Floribunda roses are a cross between hybrid tea and species roses. They are more disease-resistant than other types of roses, but they still require some pruning to keep them looking good. They are also the most popular type of rose for home gardeners because they are easy to grow, have beautiful blooms, leaf color is good in shade or sun, and they are hardy.
The goal is to reduce height and encourage bushiness by removing old canes that have finished blooming. Along with cutting back old canes, it’s important to remove any weak canes that have grown up near each other. It might seem counterintuitive to cut them back, but this helps produce healthier plants with stronger branches and better foliage.
Here’s how you can get started on your own:
- Remove all dead or diseased wood from the plant (usually found at the top of the plant).
- Prune Floribunda Roses out any broken or damaged branches.
The Basics of Floribunda Rose Care
- Remove any old canes or damaged branches that have emerged from the base of the Floribunda Roses plant.
- Replant the new canes with an equal spacing between them. If the spacing is uneven, cut away any canes that are less than two inches apart.
- Feed the soil once a month with a balanced fertilizer.
- Take care to cut back new growth that’s not doing well, and then water thoroughly.
- Once the buds begin to grow, take a close look at them to make sure the buds have formed straight, healthy stems. If the stems are bent, bend them to straighten them out. If they are crooked, cut them off at a downward angle to straighten them.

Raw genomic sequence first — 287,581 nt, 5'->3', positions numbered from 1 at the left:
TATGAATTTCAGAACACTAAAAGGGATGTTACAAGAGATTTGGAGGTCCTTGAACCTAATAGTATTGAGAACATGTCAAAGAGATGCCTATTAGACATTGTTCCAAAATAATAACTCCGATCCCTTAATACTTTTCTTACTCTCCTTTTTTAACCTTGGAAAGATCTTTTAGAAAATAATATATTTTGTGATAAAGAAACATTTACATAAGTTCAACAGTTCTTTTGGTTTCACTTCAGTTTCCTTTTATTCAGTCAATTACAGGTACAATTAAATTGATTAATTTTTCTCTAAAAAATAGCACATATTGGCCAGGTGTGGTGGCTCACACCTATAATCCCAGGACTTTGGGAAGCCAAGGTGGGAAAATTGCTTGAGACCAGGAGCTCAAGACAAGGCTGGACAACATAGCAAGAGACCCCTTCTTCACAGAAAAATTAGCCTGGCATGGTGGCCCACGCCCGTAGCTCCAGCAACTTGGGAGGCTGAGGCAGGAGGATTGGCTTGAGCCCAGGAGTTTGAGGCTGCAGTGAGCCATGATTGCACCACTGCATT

Tips to Make Pruning Easier
The key is to leave a good base for new growth and new flowers. You’ll want to keep a tidy looking Floribunda Roses plant.
- Don’t remove at least two thirds of the entire stems.
- Pruning above the major bud is generally not necessary. Prune back to the major bud instead.
- Keep the base of the plant large and strong. Keep any branches higher than three feet off the ground.
When pruning, trim the lower portion of the plant back, then remove any lower stems that have four or fewer canes. Some people will only remove the four or fewer canes from the base of the Floribunda Roses plant. If so, the plant will have fewer branches that are in front of the stem. This will make the plant much more compact and easier to maintain.
The soil needs to be left fairly loose for the stems to support their own weight.
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When To Prune Your Rose Bush?
Some roses require pruning before blooming and some require pruning after bloom. If you prune after bloom, you want to minimize new canes to leave space for the blooms to expand. You can check the label for flower buds and fullness to determine if you should prune Floribunda Roses before bloom.